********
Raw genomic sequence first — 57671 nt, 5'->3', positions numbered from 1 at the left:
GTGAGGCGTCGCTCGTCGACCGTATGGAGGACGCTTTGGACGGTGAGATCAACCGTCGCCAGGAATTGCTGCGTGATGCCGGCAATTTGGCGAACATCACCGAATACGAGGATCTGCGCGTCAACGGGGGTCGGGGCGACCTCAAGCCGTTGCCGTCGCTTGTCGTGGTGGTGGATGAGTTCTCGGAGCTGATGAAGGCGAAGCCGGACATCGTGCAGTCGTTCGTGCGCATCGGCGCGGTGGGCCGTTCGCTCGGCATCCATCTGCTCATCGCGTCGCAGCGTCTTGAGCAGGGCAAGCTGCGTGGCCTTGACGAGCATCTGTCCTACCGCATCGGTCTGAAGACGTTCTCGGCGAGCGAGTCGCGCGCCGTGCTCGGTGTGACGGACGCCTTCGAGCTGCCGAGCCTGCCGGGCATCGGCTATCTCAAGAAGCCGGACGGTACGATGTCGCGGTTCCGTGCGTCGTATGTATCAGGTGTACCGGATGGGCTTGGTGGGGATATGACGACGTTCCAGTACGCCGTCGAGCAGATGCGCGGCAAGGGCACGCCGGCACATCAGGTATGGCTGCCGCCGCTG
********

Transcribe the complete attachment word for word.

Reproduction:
Raw genomic sequence first — 57671 nt, 5'->3', positions numbered from 1 at the left:
GTGAGGCGTCGCTCGTCGACCGTATGGAGGACGCTTTGGACGGTGAGATCAACCGTCGCCAGGAATTGCTGCGTGATGCCGGCAATTTGGCGAACATCACCGAATACGAGGATCTGCGCGTCAACGGGGGTCGGGGCGACCTCAAGCCGTTGCCGTCGCTTGTCGTGGTGGTGGATGAGTTCTCGGAGCTGATGAAGGCGAAGCCGGACATCGTGCAGTCGTTCGTGCGCATCGGCGCGGTGGGCCGTTCGCTCGGCATCCATCTGCTCATCGCGTCGCAGCGTCTTGAGCAGGGCAAGCTGCGTGGCCTTGACGAGCATCTGTCCTACCGCATCGGTCTGAAGACGTTCTCGGCGAGCGAGTCGCGCGCCGTGCTCGGTGTGACGGACGCCTTCGAGCTGCCGAGCCTGCCGGGCATCGGCTATCTCAAGAAGCCGGACGGTACGATGTCGCGGTTCCGTGCGTCGTATGTATCAGGTGTACCGGATGGGCTTGGTGGGGATATGACGACGTTCCAGTACGCCGTCGAGCAGATGCGCGGCAAGGGCACGCCGGCACATCAGGTATGGCTGCCGCCGCTG